Originally published in the February 2022 Issue of the Old Town Crier Magazine
In 1991 I was in graduate school and bartending at the Fish Market in Old Town Alexandria. It was the beginning of my love for what would become my adopted hometown. The Fish Market in those days was owned by a man affectionately known as Mr. Ray. Ray was a short, loud, stocky, gruff man and not always the easiest person to work for. If you followed his rules and did things the way he asked, you were fine…usually. Conversely, he could be quite charismatic and charming. And he was an astute businessman. Mr. Ray was quite a colorful character. I learned a lot from him during my time there. The Fish Market was, and still is, famous for its schooners of beer. A schooner is a large, thick 32-ounce glass supported by a short stem. The schooners were served chilled and were to be poured in a way that allowed for a 2-inch head on the top. Mr. Ray thought it was important to have a good head on a beer, and he was right. A good head on a beer releases the aromatics of the brew and makes for a better overall presentation. It also ensures that there are a couple less ounces of beer in the glass. Mr. Ray would walk up to your bar to check the beers you had just poured, holding two fingers up to the head to make sure it was correct. This could be a little unnerving, Mr. Ray had big fingers.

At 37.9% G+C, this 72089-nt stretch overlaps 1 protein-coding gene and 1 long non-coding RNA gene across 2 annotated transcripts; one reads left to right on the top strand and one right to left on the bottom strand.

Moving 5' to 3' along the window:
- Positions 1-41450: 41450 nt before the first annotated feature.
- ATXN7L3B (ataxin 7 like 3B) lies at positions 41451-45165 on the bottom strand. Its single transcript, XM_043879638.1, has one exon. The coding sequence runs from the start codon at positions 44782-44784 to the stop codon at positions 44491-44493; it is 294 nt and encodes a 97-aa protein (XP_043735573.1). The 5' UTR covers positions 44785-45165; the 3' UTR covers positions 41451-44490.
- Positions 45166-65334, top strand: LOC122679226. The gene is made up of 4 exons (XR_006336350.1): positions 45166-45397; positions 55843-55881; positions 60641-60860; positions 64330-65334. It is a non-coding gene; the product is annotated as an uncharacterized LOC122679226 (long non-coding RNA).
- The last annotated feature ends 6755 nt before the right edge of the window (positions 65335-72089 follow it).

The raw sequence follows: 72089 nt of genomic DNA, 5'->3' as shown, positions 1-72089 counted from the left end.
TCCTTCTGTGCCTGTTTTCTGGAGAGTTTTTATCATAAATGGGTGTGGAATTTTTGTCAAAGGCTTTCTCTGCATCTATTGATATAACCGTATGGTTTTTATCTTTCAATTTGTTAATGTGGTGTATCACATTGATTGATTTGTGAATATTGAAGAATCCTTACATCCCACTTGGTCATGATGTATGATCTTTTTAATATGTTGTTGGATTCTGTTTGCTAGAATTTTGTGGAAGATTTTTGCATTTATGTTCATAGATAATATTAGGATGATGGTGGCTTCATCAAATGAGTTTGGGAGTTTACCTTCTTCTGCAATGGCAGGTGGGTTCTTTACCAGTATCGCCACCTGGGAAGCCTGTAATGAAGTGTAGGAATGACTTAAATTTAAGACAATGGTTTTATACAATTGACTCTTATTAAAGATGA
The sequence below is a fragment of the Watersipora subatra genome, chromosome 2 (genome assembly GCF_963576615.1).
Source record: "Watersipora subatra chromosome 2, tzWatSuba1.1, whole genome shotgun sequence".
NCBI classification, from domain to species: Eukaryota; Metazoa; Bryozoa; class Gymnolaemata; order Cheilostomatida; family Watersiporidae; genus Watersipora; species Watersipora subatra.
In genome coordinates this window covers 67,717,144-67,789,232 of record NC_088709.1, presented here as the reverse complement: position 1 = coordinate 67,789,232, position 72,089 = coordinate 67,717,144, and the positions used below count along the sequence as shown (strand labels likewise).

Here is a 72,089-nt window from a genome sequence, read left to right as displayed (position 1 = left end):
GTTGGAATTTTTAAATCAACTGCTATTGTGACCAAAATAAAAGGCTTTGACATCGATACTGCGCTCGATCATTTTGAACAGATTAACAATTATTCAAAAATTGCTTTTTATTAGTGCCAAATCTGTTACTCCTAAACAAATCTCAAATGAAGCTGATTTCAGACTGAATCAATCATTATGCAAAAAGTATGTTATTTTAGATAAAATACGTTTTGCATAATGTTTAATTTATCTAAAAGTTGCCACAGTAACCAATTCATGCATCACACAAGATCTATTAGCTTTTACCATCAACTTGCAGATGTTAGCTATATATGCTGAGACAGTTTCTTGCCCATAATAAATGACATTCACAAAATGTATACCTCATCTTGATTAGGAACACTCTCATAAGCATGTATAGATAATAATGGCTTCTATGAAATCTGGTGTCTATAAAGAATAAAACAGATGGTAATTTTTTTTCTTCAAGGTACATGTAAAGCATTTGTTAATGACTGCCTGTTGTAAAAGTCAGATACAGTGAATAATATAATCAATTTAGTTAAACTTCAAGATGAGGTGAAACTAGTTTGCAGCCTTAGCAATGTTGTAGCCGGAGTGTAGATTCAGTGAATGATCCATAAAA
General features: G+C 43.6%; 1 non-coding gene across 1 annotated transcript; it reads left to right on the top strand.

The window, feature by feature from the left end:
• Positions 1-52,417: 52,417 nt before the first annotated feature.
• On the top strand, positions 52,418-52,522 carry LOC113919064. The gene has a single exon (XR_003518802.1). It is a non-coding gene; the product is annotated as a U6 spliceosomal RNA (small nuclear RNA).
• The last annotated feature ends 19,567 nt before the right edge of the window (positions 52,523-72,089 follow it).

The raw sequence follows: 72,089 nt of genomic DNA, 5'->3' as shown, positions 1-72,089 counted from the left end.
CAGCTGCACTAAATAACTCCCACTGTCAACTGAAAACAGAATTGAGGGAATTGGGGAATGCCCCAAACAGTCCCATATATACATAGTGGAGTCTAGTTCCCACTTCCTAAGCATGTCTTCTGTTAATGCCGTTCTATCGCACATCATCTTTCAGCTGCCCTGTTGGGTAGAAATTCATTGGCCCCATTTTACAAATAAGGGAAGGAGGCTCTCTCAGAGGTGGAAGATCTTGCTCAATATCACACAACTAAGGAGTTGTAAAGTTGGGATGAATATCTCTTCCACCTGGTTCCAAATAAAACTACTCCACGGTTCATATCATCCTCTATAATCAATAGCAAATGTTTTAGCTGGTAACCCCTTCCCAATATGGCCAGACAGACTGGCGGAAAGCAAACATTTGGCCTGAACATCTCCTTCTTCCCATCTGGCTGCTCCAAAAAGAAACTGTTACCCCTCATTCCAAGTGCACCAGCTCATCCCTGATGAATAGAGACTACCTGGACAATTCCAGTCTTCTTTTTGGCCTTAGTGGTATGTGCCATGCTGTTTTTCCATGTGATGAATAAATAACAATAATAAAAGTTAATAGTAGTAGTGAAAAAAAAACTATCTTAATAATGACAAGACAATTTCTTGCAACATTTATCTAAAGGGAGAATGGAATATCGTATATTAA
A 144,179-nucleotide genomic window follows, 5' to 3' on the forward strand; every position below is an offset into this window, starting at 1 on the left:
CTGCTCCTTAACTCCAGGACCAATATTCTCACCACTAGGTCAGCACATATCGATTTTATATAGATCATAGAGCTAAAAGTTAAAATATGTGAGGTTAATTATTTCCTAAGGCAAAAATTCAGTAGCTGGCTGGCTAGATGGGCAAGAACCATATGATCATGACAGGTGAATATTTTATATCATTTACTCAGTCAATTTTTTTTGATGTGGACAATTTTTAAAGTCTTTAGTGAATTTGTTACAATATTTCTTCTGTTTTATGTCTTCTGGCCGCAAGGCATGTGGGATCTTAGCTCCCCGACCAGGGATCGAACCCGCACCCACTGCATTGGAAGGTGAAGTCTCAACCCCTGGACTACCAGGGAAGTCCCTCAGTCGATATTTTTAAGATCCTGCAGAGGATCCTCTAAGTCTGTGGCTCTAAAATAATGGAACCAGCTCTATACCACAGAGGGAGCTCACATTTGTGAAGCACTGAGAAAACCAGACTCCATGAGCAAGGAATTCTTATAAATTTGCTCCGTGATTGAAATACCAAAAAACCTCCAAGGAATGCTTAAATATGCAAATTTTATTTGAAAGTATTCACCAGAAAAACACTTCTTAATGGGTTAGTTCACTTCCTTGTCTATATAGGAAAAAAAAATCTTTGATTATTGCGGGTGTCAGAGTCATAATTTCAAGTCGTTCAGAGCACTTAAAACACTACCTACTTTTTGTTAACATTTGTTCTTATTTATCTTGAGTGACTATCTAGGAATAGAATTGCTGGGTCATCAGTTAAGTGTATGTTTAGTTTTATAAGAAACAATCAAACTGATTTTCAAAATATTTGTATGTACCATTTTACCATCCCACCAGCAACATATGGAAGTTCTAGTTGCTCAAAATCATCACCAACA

The Fish Market today serves a large variety of craft beer. But in 1991, they only served draft and the beer was not a craft beer. It was labeled Fish Market Beer, but we all knew what it was. It was Schlitz. Schlitz was at the end of its run, a beer in decline. And Mr. Ray was able to convince the company to let him label their beer as his own. This was at the very beginnings of the craft beer movement and the marketing move fooled many of the guests into thinking the beer was brewed especially for the Fish Market. To this day, the Fish Market still has their own draft beer. But trust me, the beer with their name on it is not Schlitz. They have a great variety of draft, bottle, and can beer. It’s a fun place for a beer lover.
Schlitz was once the great American beer. It was a bitter lager, as were most of the original large brewery beers in the U.S. These lagers ruled the market until the mid-1960s, when brewers like Anheuser-Busch began to sweeten their beer to appeal to the younger generation. By the time the decade of the 1970s was ending, these beers had become “old man” beers. They were the beers of your dad and grandfather, not brands cool or hip to be seen drinking.